Jail superintendent given favorable evaluation

The Rappahannock-Shenandoah-Warren Regional jail superintendent has received a favorable performance evaluation ten months into the job.

The RSW jail board voted Thursday to give Superintendent Russell Gilkison, who took over the role on March 23, a favorable evaluation and a raise. Gilkison took over the position after the resignation of William Wilson. The jail has had three superintendents since opening in June 2014.

Gilkison was the deputy superintendent.

“It has been a busy ten months since my appointment as superintendent, but an opportunity that I have thoroughly enjoyed. The support from the RSW Authority Board members has been tremendous and greatly appreciated. It is, however, the hardworking and dedicated staff of RSW that has been imperative to the accomplishments that have been made so far,” Gilkison said.

As part of his contract Gilkison will receive a 2.5 percent pay increase, hiking his yearly salary to $95,343.

At the meetingl Jail Authority Chairman and Warren County Administrator Doug Stanley spoke.

“Thank you, Russ, for the outstanding job you have done so far,” Stanley said.

Stanley said he appreciated Gilkison effort in finding outside revenue sources for the jail, such as by renting out bed space.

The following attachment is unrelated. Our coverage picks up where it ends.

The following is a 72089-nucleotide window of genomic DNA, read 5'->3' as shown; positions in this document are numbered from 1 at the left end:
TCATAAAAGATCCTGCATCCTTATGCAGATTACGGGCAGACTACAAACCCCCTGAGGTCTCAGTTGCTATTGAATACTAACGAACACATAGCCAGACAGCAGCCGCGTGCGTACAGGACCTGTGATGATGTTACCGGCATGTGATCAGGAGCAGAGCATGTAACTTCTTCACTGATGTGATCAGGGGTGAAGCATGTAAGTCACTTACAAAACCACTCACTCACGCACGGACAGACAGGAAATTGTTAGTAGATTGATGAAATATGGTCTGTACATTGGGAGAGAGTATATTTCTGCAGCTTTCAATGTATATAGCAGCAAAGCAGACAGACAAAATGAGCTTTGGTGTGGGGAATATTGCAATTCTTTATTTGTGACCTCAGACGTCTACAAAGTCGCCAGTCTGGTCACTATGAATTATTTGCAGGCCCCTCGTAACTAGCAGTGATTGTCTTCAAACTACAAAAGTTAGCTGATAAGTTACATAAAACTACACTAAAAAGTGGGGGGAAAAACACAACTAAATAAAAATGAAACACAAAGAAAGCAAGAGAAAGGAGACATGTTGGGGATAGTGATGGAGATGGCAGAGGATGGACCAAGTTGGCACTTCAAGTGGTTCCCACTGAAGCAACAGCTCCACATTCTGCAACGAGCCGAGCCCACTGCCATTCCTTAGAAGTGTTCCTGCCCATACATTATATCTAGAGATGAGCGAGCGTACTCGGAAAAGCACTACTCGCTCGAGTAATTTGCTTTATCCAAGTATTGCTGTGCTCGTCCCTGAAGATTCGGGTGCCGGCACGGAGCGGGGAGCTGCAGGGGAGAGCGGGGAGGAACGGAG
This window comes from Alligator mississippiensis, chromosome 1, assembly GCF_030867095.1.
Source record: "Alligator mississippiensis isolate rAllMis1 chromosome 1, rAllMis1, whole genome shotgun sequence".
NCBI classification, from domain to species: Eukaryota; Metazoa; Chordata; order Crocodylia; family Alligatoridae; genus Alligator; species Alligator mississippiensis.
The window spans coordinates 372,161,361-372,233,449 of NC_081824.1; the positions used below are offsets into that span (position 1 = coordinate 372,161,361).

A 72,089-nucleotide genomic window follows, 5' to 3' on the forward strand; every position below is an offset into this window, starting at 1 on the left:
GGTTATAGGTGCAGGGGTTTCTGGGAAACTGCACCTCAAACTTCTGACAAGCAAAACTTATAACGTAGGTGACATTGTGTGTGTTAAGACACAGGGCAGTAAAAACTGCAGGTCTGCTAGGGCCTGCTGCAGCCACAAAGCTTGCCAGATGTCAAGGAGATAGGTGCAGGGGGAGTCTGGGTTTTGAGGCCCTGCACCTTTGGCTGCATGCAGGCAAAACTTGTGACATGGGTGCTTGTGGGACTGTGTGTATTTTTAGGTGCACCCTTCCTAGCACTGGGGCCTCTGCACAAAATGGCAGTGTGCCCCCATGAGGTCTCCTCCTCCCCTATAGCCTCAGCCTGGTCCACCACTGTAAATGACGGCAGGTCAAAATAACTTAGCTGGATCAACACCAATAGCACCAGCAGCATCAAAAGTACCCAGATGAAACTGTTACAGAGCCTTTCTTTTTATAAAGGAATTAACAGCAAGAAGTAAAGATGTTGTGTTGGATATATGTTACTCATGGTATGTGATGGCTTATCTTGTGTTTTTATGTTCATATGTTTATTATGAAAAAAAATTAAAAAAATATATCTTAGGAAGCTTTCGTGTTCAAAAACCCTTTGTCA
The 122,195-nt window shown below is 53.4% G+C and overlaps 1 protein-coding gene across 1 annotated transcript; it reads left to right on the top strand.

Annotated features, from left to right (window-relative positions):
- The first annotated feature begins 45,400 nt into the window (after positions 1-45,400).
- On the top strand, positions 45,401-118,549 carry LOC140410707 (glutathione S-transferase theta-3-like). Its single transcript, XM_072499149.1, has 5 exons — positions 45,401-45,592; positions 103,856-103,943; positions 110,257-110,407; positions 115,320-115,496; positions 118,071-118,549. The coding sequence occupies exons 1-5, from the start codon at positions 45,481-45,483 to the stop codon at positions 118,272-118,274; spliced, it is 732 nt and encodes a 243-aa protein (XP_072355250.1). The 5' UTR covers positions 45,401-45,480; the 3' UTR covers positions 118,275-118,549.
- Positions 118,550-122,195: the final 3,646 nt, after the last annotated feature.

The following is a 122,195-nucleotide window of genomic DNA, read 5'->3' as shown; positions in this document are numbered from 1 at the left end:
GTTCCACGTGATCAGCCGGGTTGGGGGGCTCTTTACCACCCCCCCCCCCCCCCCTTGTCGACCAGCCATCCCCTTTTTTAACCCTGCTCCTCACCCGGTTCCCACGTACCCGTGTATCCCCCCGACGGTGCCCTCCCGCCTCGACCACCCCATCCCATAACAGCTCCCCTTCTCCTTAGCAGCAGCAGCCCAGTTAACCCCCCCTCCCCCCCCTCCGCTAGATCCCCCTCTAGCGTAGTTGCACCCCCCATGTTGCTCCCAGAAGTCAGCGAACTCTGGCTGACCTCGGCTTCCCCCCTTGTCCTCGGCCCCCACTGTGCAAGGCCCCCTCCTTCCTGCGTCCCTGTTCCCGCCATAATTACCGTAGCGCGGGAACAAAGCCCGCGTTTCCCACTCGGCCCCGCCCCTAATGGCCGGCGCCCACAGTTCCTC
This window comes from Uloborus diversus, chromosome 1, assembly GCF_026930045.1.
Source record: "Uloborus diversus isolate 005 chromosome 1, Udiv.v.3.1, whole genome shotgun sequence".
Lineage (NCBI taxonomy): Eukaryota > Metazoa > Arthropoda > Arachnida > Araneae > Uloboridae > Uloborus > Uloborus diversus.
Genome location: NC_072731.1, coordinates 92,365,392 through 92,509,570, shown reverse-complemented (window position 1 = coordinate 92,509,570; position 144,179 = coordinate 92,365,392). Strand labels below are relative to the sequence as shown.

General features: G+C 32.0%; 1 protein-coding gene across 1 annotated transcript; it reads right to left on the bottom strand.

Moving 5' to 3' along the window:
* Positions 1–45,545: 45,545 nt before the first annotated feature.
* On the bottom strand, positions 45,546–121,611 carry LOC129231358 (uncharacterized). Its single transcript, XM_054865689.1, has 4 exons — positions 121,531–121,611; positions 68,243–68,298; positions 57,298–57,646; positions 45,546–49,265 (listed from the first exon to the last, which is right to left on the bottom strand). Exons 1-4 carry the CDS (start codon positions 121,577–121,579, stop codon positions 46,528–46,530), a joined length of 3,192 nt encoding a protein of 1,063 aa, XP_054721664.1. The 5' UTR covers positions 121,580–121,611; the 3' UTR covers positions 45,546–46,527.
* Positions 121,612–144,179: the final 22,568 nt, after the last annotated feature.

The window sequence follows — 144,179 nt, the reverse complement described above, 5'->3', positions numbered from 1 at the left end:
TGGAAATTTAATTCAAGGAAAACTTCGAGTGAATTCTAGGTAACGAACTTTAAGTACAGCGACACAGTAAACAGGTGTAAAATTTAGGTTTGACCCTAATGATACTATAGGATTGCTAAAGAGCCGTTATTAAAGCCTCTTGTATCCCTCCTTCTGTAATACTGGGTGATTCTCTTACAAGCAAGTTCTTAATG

Bed rentals in August through November brought in $71,000.

“Russ is doing a great job. He is displaying good leadership which is critical in addressing the staff shortage. We went from 42 openings to 24 (in a seven month period). He has also worked to increase workforce inmate hours, which helps us save money,” Stanley said afterwards.

One way in which Gilkison addressed staff shortages was to conduct a salary study and then develop a new salary scale to address low starting salaries. The new scale was approved by the RSW authority board.

“This action resulted in immediate morale improvement and retention. It has also improved RSW’s marketability for staff recruitment,” Gilkison said. “Our officers are now recruiting friends and people they know in the community to apply.”

Increasing the workforce inmate hours by 7 percent has saved county taxpayers $22,500 in labor cost, the superintendent said.

He also started, in partnership with the Warren County Humane Society, the Pawsitive Partners Program. An inmate at the jail trains a shelter dog. The dog becomes more adoptable and the inmate learns responsibility as they train and care for the dog.